Protesters have breached barricades outside Egyptian President Mohamed Morsi’s palace as both supporters and opponents of the president gather throughout Cairo for rival rallies over a disputed draft constitution.
The rallies come just before Saturday’s constitutional referendum.
Several hundred protesters using makeshift equipment pulled apart concrete and metal barricades, forcing back soldiers maintaining security, AFP reported.
The banners at the palace read "Game over Morsi" and "Morsi hold back your thugs," as well as "The people demand the end of the regime," Ahram Online reported. Some signs compared Morsi to a donkey and his supporters to sheep, the source said.
In preparation for planned opposition marches to the presidential palace, the compound has been surrounded with concrete blocks and ringed with tanks.
Earlier Tuesday protesters opposed to Egyptian President Mohamed Morsi had attempted to break through metal barriers protecting the presidential palace. The demonstrators were met head on by hundreds of soldiers in riot gear, who stood behind the barriers to create a security perimeter around Morsi’s residence.
At the same time, up to ten thousand of President Morsi’s supporters also gathered in front of Rabaa Al-Adawiya mosque in Cairo's Heliopolis, some four kilometers away from the presidential palace and a rallying spot for anti-Morsi protesters. Protesters cheering for the constitution blocked off one of the two roads near where the mosque is located.
In light of the protests, the Egyptian army has been given the power to arrest citizens – a move which has fueled further anger among the opposition.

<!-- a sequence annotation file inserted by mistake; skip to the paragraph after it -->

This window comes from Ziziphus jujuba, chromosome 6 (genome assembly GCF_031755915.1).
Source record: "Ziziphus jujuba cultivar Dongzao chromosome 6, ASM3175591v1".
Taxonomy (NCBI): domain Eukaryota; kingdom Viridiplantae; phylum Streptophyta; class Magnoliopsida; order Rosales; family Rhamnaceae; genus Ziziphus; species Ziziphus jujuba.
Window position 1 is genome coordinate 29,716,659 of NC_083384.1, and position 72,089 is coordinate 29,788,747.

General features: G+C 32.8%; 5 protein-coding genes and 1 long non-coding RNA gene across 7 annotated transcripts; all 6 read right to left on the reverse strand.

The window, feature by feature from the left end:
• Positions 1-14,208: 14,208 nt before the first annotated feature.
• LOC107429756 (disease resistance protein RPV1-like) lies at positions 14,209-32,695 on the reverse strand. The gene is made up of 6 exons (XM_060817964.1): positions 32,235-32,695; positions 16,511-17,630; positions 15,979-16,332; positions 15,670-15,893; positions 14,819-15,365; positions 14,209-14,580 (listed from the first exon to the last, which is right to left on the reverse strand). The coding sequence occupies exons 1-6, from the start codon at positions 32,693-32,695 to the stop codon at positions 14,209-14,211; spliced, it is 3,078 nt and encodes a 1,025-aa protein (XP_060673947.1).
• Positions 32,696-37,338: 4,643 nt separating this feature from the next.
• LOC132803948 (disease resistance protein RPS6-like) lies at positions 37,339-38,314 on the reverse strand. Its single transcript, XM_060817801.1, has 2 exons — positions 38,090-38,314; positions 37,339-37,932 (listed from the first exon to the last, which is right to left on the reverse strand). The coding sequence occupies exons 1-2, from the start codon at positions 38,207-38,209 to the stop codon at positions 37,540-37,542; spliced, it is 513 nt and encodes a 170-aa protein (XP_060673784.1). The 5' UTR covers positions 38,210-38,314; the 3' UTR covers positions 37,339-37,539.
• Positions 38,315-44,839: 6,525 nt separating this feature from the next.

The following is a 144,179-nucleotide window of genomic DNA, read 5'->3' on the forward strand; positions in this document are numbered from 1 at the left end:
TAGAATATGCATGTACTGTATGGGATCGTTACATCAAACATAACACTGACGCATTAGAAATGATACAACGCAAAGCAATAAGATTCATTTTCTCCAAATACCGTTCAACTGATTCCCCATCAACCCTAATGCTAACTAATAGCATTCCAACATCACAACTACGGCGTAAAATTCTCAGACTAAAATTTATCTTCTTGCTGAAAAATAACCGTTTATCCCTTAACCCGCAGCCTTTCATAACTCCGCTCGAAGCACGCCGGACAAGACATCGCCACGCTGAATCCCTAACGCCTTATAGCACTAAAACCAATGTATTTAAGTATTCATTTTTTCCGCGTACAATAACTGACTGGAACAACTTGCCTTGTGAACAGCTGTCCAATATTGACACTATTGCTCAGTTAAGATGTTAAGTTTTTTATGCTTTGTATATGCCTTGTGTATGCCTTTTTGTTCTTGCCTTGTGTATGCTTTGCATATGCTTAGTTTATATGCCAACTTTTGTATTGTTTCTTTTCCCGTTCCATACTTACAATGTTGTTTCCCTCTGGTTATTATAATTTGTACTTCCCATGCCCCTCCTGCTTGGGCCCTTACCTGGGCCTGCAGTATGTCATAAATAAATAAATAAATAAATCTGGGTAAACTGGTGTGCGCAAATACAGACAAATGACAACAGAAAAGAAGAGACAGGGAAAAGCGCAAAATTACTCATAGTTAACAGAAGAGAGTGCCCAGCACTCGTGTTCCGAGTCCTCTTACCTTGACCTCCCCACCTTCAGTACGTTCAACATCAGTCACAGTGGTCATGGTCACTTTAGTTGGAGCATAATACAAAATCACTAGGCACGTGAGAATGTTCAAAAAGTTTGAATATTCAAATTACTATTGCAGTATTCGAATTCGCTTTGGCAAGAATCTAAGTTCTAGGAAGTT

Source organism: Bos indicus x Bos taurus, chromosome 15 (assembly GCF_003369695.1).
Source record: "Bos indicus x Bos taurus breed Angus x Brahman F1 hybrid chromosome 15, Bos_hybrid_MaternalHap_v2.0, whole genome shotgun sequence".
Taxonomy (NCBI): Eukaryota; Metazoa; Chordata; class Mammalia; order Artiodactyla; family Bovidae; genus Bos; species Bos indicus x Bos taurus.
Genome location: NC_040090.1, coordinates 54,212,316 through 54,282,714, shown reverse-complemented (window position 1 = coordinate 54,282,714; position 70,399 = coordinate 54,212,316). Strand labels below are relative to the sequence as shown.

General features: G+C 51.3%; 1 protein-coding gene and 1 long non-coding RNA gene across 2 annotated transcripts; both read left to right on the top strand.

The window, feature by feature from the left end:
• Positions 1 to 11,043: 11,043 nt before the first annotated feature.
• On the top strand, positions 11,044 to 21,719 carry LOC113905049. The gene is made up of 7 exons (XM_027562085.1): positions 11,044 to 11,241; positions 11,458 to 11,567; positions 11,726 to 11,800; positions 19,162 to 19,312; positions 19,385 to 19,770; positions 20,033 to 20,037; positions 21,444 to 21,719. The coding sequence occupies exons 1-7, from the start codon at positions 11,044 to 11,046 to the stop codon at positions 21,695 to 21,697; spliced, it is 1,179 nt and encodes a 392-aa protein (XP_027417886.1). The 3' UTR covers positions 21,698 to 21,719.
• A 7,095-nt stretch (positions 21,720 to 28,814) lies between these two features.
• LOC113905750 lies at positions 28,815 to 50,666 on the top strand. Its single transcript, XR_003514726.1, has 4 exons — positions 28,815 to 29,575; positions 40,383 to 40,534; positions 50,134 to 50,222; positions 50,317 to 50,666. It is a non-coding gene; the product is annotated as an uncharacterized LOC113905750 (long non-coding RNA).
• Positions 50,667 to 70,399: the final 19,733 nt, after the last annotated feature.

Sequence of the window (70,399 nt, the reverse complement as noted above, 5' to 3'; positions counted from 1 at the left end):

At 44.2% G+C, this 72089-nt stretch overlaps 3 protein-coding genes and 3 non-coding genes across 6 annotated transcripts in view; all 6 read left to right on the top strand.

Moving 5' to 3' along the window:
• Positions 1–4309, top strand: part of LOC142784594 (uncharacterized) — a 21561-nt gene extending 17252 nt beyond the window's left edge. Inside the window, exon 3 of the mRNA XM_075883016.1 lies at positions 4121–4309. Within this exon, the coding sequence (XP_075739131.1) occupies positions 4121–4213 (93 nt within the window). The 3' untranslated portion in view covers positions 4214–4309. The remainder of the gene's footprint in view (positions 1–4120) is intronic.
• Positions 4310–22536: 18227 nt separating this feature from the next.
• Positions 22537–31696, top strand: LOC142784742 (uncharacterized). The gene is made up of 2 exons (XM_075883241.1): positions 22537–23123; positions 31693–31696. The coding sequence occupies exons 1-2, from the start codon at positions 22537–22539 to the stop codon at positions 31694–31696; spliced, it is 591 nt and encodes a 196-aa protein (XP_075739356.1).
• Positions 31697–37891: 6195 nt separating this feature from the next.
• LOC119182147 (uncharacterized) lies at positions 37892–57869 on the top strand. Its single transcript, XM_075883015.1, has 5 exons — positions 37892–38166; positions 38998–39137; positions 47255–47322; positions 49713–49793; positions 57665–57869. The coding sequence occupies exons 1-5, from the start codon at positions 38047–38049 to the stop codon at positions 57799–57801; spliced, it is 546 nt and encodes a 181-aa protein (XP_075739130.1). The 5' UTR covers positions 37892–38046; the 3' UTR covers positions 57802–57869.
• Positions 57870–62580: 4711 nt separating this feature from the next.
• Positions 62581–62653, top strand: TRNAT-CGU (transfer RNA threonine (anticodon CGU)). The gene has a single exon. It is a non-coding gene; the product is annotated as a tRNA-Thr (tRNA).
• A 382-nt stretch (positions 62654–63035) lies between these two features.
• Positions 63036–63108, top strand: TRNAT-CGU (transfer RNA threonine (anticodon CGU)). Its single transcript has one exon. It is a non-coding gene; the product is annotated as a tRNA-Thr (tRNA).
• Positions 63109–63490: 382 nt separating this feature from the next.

In the coastal city of Alexandria, mass, rival protests have also taken place. In the city of Assiut in Northern Egypt, protesters staged two rival rallies.
With the number of protesters in the streets of Cairo growing, Egypt's military chief has called for a "national dialogue" to take place on Wednesday, to resolve crisis. The president has backed calls for talks by the military, Al Arabiya reports.
"The chief of the military and defense minister calls for a meeting for the sake of Egypt that will bring together national partners in the presence of the president of the republic," the statement said.
Egypt’s army chief said at the talks they will not touch upon politics or a referendum on a constitution.
“We will not speak about politics nor about the referendum. Tomorrow we will sit together as Egyptians,” said armed forces chief and Defense Minister Abdel Fattah al-Sisi.
Demonstrators are angry at a recently drafted constitution, which they say ignores personal freedoms, disregards the rights of women and fails to properly represent all Egyptians.
The draft of a new national charter approved by the Muslim Brotherhood-led assembly late last month has spit the nation, provoking a new wave of violent protests. The president's opponents have been out in the streets of Cairo, with many staging a sit-in strike in Tahrir Square for nearly three weeks running. In response, Morsi's supporters also flooded the streets of the capital, which led to severe clashed between the rival factions.
At least six people died and hundreds were reported injured over the last several days. Anger on the streets began growing after President Morsi issued a decree granting himself near absolute powers on November 22. The move sparked fears he was ushering in a new era of totalitarian rule.
In an attempt to quell the violent protests, on Sunday Morsi annulled his decree following a ten hour meeting with the opposition.
The Egyptian opposition, formally represented by the National Salvation Front (NSF), considered annulling the decree a “relatively meaningless” move, vowing to escalate the ongoing standoff with the president.
Protesters have repeatedly demanded the constitutional referendum be canceled, but Morsi declined, insisting it go ahead as scheduled on December 15.
The NSF also rejected the constitutional referendum, saying it "lacks consensus."
On Tuesday the general assembly of the Judges Club declared it will not be supervising the referendum, deeming it null and void.